The other uncommom concerns are: potentially affecting the smooth spherical surface of the lens with laser, retinal detachment (may not happen for some time), macular edema, and increased eye pressure (of special concern to someone with pre-existing glaucoma).

      Best wishes for successful YAG capsulotomies in both eyes.

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    • Posted

      Thanks so much for your reply.  At this point I think this is the best option for me.  My near vision is pretty good, but my distance vision isn't good. God Bless You and Take Care!

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  • Posted

    Since you had RLE (rather than cataract surgery) I'm guessing the odds are you got a premium IOL, likely a multifocal and are using near vision via that rather than using reading glasses. Multifocals split light, and there is less light for the near focus than there is for distance, so any reduction in that light due to PCO might be more noticeable. Its also possible that your visual acuity, 20/X or 6/X or whatever, isn't as high at near and that any reduction in that is more noticeable when you are trying to make out letters. At distance usually we aren't focusing on fine detail and so reductions in visual acuity may be less obvious.

    Unfortunately the average time for PCO to set in is someting over 2 years. YAG can change the refraction, but I don't recall it as being a large impact. If it is, then laser correction is likely possible to tweak it back.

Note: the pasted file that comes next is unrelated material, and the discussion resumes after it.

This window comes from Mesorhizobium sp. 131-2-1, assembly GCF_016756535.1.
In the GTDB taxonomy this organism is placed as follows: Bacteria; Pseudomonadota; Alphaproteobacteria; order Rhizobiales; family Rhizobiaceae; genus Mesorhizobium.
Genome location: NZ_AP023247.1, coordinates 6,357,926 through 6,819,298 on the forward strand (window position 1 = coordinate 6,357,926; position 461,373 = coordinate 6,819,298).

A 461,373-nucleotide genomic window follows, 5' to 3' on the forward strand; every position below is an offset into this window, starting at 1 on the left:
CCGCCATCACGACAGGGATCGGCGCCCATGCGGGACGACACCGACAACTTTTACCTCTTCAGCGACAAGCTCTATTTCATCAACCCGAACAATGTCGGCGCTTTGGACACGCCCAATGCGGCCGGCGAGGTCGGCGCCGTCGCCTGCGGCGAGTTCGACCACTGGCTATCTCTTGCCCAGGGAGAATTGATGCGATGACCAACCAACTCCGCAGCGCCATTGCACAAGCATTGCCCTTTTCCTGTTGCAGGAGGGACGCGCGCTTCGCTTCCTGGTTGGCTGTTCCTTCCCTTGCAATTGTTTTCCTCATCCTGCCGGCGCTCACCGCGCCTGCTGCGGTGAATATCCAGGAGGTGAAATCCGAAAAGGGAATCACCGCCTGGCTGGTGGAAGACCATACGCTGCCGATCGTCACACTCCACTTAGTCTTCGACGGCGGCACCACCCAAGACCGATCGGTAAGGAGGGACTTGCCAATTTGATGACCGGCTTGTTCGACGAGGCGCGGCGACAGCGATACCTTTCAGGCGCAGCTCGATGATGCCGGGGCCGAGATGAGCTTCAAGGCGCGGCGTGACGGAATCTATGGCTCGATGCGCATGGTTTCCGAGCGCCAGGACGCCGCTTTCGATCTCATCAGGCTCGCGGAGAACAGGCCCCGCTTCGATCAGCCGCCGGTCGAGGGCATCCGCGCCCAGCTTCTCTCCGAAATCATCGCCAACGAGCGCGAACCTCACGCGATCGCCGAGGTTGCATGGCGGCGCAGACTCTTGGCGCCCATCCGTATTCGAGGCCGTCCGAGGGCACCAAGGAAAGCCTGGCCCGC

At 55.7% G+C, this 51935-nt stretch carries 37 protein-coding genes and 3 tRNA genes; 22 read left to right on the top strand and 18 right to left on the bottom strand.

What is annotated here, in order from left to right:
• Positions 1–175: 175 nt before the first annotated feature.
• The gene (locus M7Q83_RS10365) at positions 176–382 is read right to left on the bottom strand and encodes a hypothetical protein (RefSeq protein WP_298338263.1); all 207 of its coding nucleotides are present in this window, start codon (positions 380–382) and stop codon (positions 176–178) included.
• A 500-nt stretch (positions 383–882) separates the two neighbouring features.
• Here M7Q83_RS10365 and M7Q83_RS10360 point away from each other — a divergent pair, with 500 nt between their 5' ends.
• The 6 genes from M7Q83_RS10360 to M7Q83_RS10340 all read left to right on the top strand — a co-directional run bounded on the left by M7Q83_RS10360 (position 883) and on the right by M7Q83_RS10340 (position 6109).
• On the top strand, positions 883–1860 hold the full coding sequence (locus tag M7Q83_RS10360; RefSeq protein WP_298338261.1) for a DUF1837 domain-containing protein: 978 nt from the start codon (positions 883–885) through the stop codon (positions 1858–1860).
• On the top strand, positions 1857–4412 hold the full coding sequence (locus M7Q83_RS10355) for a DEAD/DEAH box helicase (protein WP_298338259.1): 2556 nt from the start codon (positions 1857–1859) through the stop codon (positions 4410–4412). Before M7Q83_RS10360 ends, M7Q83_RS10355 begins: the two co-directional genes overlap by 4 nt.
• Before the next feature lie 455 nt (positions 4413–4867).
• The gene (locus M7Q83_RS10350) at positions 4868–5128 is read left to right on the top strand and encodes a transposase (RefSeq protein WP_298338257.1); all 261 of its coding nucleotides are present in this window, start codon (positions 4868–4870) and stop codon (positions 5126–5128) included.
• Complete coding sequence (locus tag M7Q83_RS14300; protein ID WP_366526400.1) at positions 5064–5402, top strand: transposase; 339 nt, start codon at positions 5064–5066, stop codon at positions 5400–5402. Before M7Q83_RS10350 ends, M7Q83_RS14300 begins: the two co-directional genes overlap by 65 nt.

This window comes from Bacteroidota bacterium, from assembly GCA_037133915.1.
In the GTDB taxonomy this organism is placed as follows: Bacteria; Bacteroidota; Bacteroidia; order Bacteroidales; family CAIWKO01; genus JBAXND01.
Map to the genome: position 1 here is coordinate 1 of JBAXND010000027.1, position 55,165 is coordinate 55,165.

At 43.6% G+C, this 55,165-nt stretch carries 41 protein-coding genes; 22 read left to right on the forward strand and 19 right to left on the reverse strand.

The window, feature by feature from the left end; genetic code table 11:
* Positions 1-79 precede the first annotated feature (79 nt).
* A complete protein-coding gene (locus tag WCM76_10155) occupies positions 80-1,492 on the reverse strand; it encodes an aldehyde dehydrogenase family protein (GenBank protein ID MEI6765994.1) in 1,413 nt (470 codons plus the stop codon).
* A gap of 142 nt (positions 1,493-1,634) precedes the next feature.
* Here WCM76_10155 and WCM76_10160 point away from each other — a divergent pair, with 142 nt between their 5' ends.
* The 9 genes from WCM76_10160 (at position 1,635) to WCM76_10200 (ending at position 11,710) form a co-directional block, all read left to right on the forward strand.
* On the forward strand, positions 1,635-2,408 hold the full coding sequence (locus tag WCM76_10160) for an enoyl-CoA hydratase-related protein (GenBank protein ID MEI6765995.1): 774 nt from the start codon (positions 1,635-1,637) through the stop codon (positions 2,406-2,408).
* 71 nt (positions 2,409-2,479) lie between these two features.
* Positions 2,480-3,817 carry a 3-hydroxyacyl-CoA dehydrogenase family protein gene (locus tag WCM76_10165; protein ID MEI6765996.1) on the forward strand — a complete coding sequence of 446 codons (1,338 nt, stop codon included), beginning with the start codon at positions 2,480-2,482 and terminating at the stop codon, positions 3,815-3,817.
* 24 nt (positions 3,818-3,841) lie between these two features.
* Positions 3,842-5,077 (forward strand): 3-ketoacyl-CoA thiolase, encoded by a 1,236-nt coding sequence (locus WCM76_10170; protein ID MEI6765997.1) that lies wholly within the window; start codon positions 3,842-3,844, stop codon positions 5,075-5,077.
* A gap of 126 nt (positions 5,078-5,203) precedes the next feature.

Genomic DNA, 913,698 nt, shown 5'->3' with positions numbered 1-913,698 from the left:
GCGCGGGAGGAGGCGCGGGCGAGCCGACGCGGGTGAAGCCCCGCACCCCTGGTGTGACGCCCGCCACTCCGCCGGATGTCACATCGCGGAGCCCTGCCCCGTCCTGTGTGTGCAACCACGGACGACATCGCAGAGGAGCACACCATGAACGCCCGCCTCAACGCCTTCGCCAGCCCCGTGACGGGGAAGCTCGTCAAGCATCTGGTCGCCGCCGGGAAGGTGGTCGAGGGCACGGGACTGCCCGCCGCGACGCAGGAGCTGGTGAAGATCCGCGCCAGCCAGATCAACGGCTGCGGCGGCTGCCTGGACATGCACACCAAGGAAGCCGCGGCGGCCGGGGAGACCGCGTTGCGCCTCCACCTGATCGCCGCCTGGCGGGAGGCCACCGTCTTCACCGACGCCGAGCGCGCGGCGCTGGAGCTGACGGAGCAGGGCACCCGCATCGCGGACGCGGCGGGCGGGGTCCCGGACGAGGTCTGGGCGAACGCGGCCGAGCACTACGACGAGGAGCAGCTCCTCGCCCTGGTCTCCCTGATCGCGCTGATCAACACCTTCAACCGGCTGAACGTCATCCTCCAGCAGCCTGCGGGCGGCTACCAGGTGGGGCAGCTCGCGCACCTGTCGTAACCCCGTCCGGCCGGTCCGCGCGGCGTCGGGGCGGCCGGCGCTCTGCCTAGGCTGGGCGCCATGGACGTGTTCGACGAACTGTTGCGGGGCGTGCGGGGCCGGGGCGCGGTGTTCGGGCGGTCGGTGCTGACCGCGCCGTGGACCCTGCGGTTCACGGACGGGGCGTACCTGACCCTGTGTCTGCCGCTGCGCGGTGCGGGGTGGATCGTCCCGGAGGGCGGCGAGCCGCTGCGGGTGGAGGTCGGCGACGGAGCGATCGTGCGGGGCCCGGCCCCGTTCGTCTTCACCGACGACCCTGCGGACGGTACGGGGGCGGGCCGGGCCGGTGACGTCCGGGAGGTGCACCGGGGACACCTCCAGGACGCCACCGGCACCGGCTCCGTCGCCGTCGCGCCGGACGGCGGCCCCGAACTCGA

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    • Posted

      You are quite right softwaredev, I did have multifocal lenses fitted and don't use glasses at all.  What you say makes sense and encouraged me to look into the finer details of the lens.  Apparently, like you said, most of the light is dedicated to the distance portion of the lens with the rest split between the intermediate and near portions.   Have you had the yag capsulotomy? And if so, was it worth it?  I must say I do worry that there may be a change in refraction because, other than the recent cloudiness, my vision is pretty much 20/20 and N5 and i would hate to compromise that.

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    • Posted

      Fortunately most people now don't need YAGs with modern IOL designs  and surgical techniques  (it used to be that most did need them). So  perhaps if you do need a YAG in one eye, you'll be lucky and not need it in the other. 

      I fortunately haven't needed a YAG (and a surgeon said at my 2 month postop that he doubted I'd ever need one based on how it was healing, hopefuly he is right, at almost 2.5 years postop there is no sight I'll need it). My impression is they are usually worth it since otherwise the cloudiness gets worse. Its only perhaps like one or two percent who ever need it done more than once. It sounds like the vast majority have good results, its just not guaranteed 100%, but almost no surgery is. I haven't paid attention to the statistics though since I haven't needed one. 

      I can understand not wanting to risk the good results, but it seems likely that even if the were some slight reduction in visual quality in one eye, that between the two you likely wouldn't notice a difference.  You can always consider a laser touchup if it does alter the refraction.